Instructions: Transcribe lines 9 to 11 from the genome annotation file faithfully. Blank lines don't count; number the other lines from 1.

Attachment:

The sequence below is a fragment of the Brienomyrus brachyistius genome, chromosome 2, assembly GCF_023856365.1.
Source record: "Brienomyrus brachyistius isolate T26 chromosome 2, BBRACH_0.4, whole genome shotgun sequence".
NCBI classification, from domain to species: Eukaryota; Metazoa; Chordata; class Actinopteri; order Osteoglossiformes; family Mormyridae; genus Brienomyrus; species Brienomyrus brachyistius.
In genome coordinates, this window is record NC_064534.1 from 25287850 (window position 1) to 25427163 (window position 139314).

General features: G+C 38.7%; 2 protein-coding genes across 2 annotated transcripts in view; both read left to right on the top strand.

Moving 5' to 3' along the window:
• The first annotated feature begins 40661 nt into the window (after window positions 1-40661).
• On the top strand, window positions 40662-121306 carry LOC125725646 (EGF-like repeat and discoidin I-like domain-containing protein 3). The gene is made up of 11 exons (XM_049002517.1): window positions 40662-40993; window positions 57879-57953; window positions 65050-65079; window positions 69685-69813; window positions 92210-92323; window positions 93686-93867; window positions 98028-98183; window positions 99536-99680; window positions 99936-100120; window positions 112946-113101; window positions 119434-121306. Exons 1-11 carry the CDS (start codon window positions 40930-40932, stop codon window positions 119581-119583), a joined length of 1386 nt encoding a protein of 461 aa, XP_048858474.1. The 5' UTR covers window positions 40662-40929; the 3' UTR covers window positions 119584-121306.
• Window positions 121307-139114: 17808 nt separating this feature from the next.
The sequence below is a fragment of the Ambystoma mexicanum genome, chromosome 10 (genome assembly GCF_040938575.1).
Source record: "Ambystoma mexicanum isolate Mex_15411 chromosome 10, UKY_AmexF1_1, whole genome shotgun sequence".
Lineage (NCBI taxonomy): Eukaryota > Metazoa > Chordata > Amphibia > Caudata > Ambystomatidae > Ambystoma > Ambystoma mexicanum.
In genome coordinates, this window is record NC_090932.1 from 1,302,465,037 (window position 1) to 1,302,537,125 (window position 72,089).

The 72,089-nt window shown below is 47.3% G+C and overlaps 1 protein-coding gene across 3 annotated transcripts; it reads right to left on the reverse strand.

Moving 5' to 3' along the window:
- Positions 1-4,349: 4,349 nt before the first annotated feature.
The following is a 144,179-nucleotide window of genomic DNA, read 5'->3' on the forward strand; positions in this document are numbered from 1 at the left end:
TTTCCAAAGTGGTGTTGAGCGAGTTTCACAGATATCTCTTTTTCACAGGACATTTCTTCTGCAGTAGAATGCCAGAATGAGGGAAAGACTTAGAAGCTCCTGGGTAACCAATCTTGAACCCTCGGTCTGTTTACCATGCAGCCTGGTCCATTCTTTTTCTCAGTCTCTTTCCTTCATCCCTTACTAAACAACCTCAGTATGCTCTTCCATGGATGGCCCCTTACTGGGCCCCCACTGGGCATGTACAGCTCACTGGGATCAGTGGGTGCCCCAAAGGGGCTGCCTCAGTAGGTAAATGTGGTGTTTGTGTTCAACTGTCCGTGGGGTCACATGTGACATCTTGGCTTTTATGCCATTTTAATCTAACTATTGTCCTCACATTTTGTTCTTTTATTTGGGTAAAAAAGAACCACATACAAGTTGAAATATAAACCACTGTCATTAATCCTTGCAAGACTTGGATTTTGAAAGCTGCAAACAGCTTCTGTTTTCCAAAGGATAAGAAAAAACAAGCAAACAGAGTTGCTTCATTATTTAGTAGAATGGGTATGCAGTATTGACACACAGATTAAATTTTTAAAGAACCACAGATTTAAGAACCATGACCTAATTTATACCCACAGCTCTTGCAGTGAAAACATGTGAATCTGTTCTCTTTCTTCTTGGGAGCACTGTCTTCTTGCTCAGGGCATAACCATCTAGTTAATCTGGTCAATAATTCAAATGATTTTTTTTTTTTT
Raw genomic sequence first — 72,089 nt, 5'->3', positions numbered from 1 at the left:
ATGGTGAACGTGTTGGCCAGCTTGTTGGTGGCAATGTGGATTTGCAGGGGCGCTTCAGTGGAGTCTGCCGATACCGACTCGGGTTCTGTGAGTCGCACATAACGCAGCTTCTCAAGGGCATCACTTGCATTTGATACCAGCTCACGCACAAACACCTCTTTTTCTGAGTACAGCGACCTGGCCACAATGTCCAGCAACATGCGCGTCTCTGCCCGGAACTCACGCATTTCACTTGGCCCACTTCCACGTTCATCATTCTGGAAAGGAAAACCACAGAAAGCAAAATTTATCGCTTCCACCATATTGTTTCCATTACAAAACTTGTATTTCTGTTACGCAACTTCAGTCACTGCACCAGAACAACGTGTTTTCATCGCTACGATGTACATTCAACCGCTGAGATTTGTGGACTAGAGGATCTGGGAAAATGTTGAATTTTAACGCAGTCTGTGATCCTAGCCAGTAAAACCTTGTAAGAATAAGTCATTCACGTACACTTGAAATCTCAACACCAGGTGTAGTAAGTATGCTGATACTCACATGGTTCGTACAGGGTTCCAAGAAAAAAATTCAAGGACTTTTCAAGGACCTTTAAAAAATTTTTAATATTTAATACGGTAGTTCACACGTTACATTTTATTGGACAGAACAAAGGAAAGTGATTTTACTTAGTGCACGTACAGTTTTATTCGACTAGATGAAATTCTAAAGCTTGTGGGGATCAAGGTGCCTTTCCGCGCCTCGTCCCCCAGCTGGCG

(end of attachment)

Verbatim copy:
• Window positions 121307-139114: 17808 nt separating this feature from the next.
The sequence below is a fragment of the Ambystoma mexicanum genome, chromosome 10 (genome assembly GCF_040938575.1).
Source record: "Ambystoma mexicanum isolate Mex_15411 chromosome 10, UKY_AmexF1_1, whole genome shotgun sequence".